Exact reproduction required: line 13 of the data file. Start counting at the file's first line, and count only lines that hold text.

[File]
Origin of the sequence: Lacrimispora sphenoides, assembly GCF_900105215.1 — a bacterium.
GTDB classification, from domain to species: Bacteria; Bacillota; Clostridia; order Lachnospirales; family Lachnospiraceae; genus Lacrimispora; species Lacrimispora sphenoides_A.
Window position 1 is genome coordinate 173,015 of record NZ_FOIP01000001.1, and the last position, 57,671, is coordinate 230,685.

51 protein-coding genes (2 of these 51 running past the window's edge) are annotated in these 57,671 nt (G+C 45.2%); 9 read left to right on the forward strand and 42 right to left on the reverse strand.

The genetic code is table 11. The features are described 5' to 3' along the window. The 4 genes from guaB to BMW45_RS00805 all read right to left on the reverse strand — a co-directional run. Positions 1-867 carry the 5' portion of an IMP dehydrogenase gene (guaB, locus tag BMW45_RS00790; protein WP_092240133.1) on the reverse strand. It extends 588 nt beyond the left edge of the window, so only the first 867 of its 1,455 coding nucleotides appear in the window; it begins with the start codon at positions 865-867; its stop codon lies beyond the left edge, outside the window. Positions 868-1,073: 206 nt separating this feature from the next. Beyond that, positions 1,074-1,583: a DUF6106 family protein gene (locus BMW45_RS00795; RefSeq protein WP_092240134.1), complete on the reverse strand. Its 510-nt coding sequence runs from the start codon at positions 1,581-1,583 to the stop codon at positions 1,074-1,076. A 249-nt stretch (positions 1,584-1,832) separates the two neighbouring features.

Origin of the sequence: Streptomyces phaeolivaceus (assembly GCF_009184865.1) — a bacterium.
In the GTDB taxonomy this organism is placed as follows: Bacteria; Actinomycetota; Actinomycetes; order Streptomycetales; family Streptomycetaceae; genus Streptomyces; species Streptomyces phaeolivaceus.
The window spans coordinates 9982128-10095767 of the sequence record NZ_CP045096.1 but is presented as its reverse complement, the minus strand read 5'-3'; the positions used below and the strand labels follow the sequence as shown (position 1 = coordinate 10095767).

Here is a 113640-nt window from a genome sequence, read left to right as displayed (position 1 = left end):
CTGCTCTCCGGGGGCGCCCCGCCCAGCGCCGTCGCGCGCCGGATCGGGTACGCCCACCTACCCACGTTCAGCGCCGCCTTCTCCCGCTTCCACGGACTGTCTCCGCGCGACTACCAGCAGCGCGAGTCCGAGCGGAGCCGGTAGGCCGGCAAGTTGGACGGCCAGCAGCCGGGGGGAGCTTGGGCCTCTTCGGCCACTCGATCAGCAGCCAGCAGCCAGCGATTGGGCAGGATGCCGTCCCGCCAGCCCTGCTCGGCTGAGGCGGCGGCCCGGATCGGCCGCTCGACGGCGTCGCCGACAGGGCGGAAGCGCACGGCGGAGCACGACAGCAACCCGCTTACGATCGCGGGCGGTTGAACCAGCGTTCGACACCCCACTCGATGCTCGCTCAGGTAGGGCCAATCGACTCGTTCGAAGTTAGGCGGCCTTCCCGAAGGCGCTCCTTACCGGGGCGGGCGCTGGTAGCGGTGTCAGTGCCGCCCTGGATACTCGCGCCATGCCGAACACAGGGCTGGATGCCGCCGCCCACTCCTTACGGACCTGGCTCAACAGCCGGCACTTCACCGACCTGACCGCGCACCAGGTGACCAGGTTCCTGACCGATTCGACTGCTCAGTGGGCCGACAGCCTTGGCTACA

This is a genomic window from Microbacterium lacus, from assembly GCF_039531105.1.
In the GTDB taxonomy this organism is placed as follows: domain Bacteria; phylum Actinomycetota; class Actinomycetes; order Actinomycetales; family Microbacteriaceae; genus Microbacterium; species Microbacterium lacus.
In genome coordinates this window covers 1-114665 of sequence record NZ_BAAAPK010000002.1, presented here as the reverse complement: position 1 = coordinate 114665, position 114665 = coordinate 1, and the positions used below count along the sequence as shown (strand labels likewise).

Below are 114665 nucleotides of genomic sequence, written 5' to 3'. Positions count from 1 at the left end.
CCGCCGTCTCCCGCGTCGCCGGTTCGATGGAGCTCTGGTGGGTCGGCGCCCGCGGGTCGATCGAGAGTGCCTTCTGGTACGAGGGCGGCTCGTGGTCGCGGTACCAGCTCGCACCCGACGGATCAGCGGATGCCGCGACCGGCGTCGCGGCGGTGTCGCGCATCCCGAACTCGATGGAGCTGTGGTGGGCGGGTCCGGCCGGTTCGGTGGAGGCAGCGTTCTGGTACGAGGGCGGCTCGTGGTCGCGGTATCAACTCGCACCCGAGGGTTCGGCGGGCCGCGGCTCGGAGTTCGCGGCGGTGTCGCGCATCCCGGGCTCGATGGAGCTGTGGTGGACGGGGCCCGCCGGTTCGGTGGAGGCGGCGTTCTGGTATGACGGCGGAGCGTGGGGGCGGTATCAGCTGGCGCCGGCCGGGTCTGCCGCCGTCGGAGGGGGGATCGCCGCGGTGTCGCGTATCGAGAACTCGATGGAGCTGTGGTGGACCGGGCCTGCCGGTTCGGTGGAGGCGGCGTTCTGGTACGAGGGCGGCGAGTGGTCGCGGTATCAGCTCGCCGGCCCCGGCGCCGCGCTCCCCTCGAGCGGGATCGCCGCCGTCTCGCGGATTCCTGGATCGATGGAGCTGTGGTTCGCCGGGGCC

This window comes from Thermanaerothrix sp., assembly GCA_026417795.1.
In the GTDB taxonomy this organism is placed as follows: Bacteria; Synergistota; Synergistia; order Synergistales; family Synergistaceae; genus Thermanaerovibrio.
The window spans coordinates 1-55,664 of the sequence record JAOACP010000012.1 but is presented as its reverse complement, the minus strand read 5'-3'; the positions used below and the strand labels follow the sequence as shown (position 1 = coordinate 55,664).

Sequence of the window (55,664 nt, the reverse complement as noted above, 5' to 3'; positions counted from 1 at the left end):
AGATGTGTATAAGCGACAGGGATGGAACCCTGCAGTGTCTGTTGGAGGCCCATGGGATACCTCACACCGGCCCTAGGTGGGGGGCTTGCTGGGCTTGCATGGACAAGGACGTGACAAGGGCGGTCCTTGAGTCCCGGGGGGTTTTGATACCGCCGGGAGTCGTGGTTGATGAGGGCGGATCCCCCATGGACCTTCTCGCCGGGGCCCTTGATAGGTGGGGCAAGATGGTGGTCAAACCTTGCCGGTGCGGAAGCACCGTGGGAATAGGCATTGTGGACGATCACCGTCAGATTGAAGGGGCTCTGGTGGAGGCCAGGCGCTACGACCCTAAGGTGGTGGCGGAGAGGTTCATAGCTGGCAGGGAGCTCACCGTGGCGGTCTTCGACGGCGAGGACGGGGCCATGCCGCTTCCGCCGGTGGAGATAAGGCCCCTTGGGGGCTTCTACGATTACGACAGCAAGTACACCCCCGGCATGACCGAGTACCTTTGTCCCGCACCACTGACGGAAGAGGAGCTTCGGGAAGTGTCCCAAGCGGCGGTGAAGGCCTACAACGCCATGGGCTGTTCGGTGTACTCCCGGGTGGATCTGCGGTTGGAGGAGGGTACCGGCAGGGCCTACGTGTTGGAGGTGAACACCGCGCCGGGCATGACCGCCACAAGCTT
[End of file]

In genome coordinates this window covers 1-114665 of sequence record NZ_BAAAPK010000002.1, presented here as the reverse complement: position 1 = coordinate 114665, position 114665 = coordinate 1, and the positions used below count along the sequence as shown (strand labels likewise).